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FBI Arrests Ohio Leader of Aryan Nations

The Federal Bureau of Investigation has arrested the Ohio leader of the white supremacist group Aryan Nations on a series of federal weapons violations and for possession of a pipe bomb.

Danny William Kincaid, 55, a convicted felon, has been charged with the illegal sale of at least 15 firearms, including assault rifles and shotguns. Following his indictment and arrest, local and federal law enforcement officials conducted a search of the home of a relative in Delaware, Ohio, that allegedly served as a weekly meeting spot for members of the white supremacist group.

Kincaid's arrest on July 5 was the result of a 13-month FBI investigation, officials said. Acting on information provided by an informant, federal agents earlier searched Kincaid's home, where they allegedly found bomb-making materials and white supremacist literature linked to the Aryan Nations.

In numerous reports, ADL has traced the history and ideology of this militantly racist, anti-Semitic group which advocates the establishment of an all-white, racist state.

Ohio Chapter Growth

According to ADL's current information on Aryan Nations, Danny William Kincaid and his wife, Kathy, took over leadership of the Ohio state Aryan Nations chapter in April 2000 and began trying to get it moving again. In a series of correspondence to members beginning in April, Kincaid and his wife describe their efforts to re-organize the state chapter. The Ohio chapter had remained largely inactive since the September 1997 arrest of its state leader, Harold Ray Redfeairn of Dayton, on a concealed weapons charge.

In an April 2000 mailing, Dan and Kathy wrote to members asking for current information on them. "Sister" Kathy Kincaid wrote: "We are excited about cell group growth!! Just remember, you can make it happen with just a few like minded kindred. Pastor Dan will help you get set up. Let's fight the good fight and spread the gospel to our blinded brothers and sisters. Pastor Dan and I thank you in advance for your contributions to the church. Bless each and every one of you. Don't forget, I need your help! Help! Help! Help! Help! Help! Help! Help!"

A June 2000 mailing from Dan Kincaid reads, in part, "After three years, we are trying to update all records on our members. Idaho has had some major computer problems and a lot of records have been lost. Since I am the state leader for Ohio, they have asked me to assist them by putting the state of Ohio records in order....This will give me a working knowledge of our members in Ohio and put the Chapter of Ohio Aryan Nations Church of Jesus Christ Christian back where it belongs by using the chain of command as it was intended from the very beginning."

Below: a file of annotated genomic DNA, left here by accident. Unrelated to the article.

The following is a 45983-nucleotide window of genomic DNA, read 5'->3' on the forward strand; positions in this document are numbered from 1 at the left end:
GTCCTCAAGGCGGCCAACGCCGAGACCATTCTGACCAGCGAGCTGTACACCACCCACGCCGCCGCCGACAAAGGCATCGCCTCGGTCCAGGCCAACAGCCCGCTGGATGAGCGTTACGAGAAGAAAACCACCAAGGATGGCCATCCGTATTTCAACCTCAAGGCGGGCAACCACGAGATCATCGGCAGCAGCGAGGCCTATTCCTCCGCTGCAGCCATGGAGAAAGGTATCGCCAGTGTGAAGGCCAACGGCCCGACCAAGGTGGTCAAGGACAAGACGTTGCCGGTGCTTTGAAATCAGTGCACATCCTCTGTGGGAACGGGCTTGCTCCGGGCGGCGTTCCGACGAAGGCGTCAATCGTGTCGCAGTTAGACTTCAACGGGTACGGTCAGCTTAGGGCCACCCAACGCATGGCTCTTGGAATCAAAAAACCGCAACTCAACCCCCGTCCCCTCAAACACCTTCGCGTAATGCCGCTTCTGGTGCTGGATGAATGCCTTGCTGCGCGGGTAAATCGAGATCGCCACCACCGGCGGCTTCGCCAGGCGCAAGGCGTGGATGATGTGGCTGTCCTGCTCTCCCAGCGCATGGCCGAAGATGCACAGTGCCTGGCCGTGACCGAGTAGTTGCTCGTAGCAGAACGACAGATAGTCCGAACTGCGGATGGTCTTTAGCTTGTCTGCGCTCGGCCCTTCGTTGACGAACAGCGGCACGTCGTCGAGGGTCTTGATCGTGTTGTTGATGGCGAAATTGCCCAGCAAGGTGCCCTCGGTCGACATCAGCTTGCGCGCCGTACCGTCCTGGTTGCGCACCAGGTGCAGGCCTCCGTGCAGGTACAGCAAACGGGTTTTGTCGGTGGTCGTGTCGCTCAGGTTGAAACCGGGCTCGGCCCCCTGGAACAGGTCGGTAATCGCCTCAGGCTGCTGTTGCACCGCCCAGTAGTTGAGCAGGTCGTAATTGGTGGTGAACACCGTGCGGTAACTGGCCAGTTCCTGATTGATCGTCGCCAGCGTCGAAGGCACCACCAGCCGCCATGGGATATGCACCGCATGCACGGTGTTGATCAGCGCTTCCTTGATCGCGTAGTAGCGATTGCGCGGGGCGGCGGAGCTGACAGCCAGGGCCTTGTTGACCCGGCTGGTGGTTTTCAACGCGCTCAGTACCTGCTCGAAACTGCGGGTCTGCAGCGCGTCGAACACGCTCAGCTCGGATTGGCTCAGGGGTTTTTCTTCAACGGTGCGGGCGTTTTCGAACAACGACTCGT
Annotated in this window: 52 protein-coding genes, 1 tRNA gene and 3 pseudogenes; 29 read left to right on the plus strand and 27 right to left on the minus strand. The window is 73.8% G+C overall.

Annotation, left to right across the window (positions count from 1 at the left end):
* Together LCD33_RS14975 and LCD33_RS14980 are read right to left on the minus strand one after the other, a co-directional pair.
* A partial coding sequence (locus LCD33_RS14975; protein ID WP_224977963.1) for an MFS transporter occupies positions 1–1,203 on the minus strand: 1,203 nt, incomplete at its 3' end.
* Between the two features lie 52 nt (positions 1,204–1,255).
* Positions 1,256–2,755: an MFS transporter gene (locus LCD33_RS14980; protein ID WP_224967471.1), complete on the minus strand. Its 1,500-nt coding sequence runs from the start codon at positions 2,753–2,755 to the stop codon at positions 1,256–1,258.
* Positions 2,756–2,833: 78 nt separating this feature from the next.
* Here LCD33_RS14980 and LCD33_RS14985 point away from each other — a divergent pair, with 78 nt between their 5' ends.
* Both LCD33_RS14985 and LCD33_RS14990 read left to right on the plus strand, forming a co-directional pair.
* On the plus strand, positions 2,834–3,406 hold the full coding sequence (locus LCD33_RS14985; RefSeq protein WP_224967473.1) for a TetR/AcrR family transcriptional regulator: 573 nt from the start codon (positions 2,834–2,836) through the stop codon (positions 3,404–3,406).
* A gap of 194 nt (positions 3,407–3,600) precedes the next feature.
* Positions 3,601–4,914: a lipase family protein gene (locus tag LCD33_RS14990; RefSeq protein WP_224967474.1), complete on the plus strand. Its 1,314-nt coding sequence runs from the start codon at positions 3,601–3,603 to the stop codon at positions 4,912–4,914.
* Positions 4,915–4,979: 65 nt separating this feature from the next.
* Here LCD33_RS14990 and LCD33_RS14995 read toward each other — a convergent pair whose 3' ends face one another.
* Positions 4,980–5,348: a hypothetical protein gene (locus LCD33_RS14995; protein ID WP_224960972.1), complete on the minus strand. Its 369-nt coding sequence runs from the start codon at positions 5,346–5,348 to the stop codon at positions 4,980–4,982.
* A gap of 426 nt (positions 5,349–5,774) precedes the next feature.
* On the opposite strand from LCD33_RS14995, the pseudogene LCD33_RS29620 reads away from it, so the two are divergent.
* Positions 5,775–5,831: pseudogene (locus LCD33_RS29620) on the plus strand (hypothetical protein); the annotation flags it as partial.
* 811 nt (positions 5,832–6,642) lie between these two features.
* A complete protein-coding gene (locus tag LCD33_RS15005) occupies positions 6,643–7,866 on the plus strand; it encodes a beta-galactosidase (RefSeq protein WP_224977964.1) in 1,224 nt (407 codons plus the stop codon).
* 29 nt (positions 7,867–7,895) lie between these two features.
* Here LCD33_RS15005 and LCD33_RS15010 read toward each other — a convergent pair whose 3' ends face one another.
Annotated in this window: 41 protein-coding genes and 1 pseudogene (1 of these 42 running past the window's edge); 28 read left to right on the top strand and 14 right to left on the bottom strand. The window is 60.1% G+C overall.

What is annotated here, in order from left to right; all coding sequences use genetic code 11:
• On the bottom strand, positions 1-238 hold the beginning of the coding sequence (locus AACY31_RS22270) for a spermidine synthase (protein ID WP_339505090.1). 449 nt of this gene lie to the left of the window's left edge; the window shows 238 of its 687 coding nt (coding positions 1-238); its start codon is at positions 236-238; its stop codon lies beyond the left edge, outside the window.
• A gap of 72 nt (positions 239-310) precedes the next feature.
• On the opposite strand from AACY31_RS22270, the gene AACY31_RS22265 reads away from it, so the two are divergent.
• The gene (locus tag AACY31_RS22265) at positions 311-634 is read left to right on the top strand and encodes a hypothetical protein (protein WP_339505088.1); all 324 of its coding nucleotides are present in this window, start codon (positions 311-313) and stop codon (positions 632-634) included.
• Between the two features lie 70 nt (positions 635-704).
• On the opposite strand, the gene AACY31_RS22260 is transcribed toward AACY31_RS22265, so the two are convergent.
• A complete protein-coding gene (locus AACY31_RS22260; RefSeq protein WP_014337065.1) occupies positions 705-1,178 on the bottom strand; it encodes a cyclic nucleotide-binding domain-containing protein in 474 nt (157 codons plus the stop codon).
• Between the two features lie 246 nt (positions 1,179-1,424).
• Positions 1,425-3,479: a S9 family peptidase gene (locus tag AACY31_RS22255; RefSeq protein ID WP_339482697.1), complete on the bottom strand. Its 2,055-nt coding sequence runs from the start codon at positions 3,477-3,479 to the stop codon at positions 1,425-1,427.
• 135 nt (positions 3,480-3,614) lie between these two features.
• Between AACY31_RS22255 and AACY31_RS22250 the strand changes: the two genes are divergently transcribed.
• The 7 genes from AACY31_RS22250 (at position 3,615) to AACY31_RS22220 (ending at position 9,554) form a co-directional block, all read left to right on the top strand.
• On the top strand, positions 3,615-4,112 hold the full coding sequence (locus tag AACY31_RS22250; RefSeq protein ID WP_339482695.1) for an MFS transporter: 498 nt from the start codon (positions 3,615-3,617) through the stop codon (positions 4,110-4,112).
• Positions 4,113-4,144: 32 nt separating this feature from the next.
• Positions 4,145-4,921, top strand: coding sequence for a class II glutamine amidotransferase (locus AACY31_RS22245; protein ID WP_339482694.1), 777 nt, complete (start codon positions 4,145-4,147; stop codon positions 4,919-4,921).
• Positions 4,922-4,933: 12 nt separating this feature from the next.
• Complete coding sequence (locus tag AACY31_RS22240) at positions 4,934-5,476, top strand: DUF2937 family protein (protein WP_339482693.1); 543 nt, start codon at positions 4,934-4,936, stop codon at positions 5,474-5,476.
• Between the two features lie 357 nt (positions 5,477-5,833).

Kincaid has also helped to promote out-of-state meetings. He promoted a meeting of various "white power" groups held in September 2000 in Tennessee. In October of that same year, Kincaid had urged members of Aryan Nations to attend a Klan meeting in Greenville, Kentucky.

According to ADL's new report, Extremism in America: A Guide, Aryan Nations began a new effort to organize and recruit members in Ohio starting in 1997. For a time, the Ohio chapter -- one of the 18 "state offices" the organization now claims across the country -- seemed to be positioning itself as a possible new headquarters. Members held rallies and pursued fundraising in several Ohio cities; they also distributed anti-black and anti-Semitic fliers, especially targeting local rabbis and synagogues throughout northern Kentucky and southwestern Ohio. However, the chapter suffered a setback in September 1997 when Redfeairn was sentenced to six months in prison for carrying a concealed weapon.

The recent loss of the 20-acre Aryan Nations compound in Idaho -- the group's national headquarters and home to the group's longtime leader, Richard Butler -- following a $6.3 million civil verdict has led to speculation that the hate group has been searching for new headquarters in another state, possibly Ohio.

According to the indictment, Kincaid was convicted in 1965 on charges of firearms theft. In 1972, he pleaded guilty to drug charges in Tampa, Fla. and was placed on probation.

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